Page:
Low price / high volume health clubs. Years ago, private health clubs were expensive and somewhat hard to access. I graduated college in 1994, when I returned home to the DC area and looked for a club, there were few options and they were not that affordable, at least for a new college grad. However, over the past number of years, thanks to a number of market forces such as the collapse of retail and the influence of private equity investors, there has been a rapid increase in low priced health clubs. The model is to join at a low price – which allows access to the equipment, but if members want extra services like group fitness classes, coached workouts or other amenities, they’ll have to pay for it. A base membership might be only $20/month, but adding a group workout program could increase it to $60/month. In my opinion, this is an awesome trend because it provides a wide variety of options for consumers.
Boutique studios are still a popular trend. If you travel in certain neighborhoods it’s hard to swing a dead cat without hitting 3 or 4 cycling, yoga or barre studios. Studios offer specialized instruction and a fun environment. Hopefully they continue to remain popular, but if there is a recession there will be a major market adjustment and many may go out of business which will benefit the LP/HV clubs.
Social Media. Where do you go for your workout ideas? Most likely you scan your Instagram feed or hit YouTube. There are a number of great people putting up content – some of the workouts are legit and could help improve your quality of life BUT it is important to identify influencers who know exercise science as opposed to simply looking good while exercising. Some of my faves include Kaisa, Kira Stokes and Primal Swoldier – they always put up cool, fun, legit workouts. If you’re looking for workout ideas, I put exercises and workouts on both my Instagram feed: @PeteMcCall_fitness and YouTube Channel: All About Fitness Podcast; feel free to drop by and pick up a few ideas (won’t cost you a thing).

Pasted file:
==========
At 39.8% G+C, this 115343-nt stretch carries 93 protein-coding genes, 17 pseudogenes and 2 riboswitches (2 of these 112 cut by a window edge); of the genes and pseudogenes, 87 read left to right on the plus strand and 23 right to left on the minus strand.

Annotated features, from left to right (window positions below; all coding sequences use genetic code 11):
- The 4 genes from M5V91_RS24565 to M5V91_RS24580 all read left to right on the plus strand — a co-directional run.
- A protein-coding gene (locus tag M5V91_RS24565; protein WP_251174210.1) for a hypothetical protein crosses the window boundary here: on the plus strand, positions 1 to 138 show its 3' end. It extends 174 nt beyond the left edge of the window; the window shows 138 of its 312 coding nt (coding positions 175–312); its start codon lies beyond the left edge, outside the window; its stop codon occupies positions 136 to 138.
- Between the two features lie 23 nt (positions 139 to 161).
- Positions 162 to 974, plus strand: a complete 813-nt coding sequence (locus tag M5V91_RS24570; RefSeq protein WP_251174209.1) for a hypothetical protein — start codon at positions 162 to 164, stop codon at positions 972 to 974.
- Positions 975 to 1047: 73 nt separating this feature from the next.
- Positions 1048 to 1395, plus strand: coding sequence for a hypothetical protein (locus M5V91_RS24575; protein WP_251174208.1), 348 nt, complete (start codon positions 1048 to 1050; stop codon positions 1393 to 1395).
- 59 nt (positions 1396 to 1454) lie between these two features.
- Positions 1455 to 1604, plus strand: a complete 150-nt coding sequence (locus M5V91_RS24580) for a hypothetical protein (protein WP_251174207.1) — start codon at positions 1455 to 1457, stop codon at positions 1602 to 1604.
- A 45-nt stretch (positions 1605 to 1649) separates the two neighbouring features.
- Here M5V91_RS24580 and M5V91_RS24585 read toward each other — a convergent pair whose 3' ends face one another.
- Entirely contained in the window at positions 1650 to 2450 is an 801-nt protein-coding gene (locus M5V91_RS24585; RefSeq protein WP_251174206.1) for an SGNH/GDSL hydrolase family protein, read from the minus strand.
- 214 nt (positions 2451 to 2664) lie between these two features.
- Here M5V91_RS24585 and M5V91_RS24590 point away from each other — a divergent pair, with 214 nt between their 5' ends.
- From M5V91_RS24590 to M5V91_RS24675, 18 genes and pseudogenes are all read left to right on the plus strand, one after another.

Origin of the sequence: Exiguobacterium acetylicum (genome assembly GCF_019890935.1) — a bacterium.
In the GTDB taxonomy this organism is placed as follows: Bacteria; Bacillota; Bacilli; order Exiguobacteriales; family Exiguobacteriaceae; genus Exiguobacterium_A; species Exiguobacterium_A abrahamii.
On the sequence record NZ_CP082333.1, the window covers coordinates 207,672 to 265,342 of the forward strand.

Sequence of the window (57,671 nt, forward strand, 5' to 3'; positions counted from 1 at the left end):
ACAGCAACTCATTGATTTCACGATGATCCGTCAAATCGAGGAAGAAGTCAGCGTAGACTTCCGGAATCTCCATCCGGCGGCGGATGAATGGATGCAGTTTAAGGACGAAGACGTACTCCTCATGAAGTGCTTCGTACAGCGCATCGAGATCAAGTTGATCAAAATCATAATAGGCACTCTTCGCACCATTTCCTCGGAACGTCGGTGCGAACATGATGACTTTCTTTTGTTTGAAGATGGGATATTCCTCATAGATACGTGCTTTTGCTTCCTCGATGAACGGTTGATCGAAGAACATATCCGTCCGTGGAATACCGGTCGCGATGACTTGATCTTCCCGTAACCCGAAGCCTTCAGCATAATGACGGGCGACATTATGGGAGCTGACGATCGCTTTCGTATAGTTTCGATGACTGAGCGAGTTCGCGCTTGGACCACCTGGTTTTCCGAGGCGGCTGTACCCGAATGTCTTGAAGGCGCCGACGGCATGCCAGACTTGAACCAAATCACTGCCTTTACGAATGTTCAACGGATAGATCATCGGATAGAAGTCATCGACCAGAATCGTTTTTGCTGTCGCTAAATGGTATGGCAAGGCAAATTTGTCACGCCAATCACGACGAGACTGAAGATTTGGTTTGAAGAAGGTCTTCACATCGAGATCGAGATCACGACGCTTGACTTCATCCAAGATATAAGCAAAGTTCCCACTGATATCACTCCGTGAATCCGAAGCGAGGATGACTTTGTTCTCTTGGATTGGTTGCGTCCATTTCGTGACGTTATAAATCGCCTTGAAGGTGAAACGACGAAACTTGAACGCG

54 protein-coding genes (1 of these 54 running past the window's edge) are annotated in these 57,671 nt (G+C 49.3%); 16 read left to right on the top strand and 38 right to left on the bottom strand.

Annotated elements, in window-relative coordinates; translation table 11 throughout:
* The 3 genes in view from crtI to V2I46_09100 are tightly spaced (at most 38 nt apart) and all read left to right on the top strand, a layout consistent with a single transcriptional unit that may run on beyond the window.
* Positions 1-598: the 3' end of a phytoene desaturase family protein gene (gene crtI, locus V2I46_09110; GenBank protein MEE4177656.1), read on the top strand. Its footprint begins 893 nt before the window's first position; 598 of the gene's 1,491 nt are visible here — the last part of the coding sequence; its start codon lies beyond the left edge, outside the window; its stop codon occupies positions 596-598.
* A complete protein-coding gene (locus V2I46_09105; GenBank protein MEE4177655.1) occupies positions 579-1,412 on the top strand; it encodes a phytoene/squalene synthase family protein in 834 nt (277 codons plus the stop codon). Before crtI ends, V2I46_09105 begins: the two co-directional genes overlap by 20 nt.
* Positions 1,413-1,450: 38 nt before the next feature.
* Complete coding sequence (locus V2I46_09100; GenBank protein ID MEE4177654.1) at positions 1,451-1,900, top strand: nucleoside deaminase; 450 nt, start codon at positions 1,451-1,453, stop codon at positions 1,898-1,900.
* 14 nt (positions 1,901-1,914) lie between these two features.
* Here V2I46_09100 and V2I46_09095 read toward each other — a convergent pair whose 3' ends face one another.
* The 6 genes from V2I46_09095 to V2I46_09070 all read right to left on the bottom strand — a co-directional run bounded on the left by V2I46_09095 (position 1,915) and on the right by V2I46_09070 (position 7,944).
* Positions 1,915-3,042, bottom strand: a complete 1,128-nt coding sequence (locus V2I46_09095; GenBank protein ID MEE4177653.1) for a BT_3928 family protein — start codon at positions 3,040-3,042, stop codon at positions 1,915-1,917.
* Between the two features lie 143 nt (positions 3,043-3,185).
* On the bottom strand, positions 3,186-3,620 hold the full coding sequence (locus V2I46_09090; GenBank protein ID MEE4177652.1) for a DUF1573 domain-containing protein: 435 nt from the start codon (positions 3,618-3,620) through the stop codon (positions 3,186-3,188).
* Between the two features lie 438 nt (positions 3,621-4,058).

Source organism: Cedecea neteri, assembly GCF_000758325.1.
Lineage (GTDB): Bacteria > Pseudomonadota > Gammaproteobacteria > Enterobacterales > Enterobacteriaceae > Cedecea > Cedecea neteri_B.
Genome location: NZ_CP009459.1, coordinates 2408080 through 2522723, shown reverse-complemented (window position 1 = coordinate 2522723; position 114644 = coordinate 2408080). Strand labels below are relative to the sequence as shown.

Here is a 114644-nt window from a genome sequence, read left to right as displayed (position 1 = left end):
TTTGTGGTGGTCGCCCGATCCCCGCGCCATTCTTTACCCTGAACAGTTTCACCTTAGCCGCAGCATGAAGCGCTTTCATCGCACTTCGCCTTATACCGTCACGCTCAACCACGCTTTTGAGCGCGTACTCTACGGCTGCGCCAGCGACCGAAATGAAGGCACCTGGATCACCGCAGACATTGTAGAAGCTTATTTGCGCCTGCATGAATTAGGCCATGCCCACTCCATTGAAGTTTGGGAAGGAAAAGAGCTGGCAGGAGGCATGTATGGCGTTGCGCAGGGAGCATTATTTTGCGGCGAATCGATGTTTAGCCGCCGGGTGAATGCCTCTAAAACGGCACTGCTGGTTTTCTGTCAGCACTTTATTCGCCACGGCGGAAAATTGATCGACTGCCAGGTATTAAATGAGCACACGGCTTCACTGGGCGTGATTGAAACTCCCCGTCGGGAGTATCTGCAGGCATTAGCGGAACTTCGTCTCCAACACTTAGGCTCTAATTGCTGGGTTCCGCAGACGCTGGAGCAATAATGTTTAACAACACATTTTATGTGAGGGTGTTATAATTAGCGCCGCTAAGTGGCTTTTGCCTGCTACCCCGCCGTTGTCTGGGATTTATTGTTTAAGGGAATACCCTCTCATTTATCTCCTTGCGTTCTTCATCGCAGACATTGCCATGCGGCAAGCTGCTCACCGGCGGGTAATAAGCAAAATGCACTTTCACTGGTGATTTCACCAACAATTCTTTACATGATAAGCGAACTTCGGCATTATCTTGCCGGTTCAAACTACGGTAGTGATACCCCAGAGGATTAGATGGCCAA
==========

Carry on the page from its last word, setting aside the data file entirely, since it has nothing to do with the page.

Here’s a sample Core Training workout:
Mobility and recovery. Have you seen people doing stretches with those long sticks or rolling on a tube on the ground? Those are mobility tools for improving tissue (muscle and fascia) extensibility and joint range-of-motion. We know that intense exercise produces results, but it is also very hard on the body. Taking the time to do mobility work can greatly reduce the risk of injury. Learning how to use specific recovery strategies can help ensure that the workouts, well, work. If you want to learn more about mobility and recovery pick up a copy of Smarter Workouts: the Science of Exercise Made Simple – I have a full chapter on mobility training along with seven workouts to help improve your movement efficiency.
Ok, ok, you caught me. I was critical of ACSM for promoting their programs with their trends list and most of the trends above include links back to my content – but, with the exception of my book, the content is free and can help you to reach your fitness goals. This does show you, however, that I do know the current trends because I’ve developed the content to help create them.
As someone with more than twenty years of experience working in the fitness biz, I started in 1998, now that I’m in my late 40s (turning 48 this year) my objective is to help those of us in this demographic continue to exercise as we age. If you LOVE your hard workouts, you don’t have to stop them when the years start adding up, but you should take a smarter approach to exercise program design (hey, that’s a great title for a book) and learn how to design workouts that include mobility, strength training and HIIT (as well as some regular steady state) in a way that helps you to enhance your quality of life.
My personal definition of fitness is:
“Having the ability to do what you want to do when you want to do it,” which covers everything from hiking Machu Pichu to taking half-naked selfies.
Keep checking back all year long for great workout advice that can help you learn how to use exercise to experience life and slow down the aging process.
NOTE: if I could actually predict the future, I’d be living in Vegas alternating between making bets at the sports book and playing the stock market.
And to stay on top of the trends ALL year long, keep checking the All About Fitness podcast – where pods are found.